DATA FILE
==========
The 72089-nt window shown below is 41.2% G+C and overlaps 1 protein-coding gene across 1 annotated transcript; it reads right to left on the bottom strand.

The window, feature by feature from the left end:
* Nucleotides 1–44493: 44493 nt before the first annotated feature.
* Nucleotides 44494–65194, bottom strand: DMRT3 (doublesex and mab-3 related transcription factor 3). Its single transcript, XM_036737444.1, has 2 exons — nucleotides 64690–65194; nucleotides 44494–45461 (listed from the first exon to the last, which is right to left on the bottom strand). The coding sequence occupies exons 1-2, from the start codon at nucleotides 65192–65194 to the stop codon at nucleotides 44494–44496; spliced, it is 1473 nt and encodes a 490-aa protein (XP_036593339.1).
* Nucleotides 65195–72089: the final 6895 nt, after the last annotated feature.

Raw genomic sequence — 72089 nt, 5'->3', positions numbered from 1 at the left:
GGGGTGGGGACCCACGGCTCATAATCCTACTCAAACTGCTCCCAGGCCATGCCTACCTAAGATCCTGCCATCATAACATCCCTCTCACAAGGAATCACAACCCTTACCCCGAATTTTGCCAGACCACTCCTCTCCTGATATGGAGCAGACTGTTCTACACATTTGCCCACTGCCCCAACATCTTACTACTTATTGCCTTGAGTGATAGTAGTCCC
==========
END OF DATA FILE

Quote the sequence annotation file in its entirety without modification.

The 72089-nt window shown below is 41.2% G+C and overlaps 1 protein-coding gene across 1 annotated transcript; it reads right to left on the bottom strand.

The window, feature by feature from the left end:
* Nucleotides 1–44493: 44493 nt before the first annotated feature.
* Nucleotides 44494–65194, bottom strand: DMRT3 (doublesex and mab-3 related transcription factor 3). Its single transcript, XM_036737444.1, has 2 exons — nucleotides 64690–65194; nucleotides 44494–45461 (listed from the first exon to the last, which is right to left on the bottom strand). The coding sequence occupies exons 1-2, from the start codon at nucleotides 65192–65194 to the stop codon at nucleotides 44494–44496; spliced, it is 1473 nt and encodes a 490-aa protein (XP_036593339.1).
* Nucleotides 65195–72089: the final 6895 nt, after the last annotated feature.

Raw genomic sequence — 72089 nt, 5'->3', positions numbered from 1 at the left:
GGGGTGGGGACCCACGGCTCATAATCCTACTCAAACTGCTCCCAGGCCATGCCTACCTAAGATCCTGCCATCATAACATCCCTCTCACAAGGAATCACAACCCTTACCCCGAATTTTGCCAGACCACTCCTCTCCTGATATGGAGCAGACTGTTCTACACATTTGCCCACTGCCCCAACATCTTACTACTTATTGCCTTGAGTGATAGTAGTCCC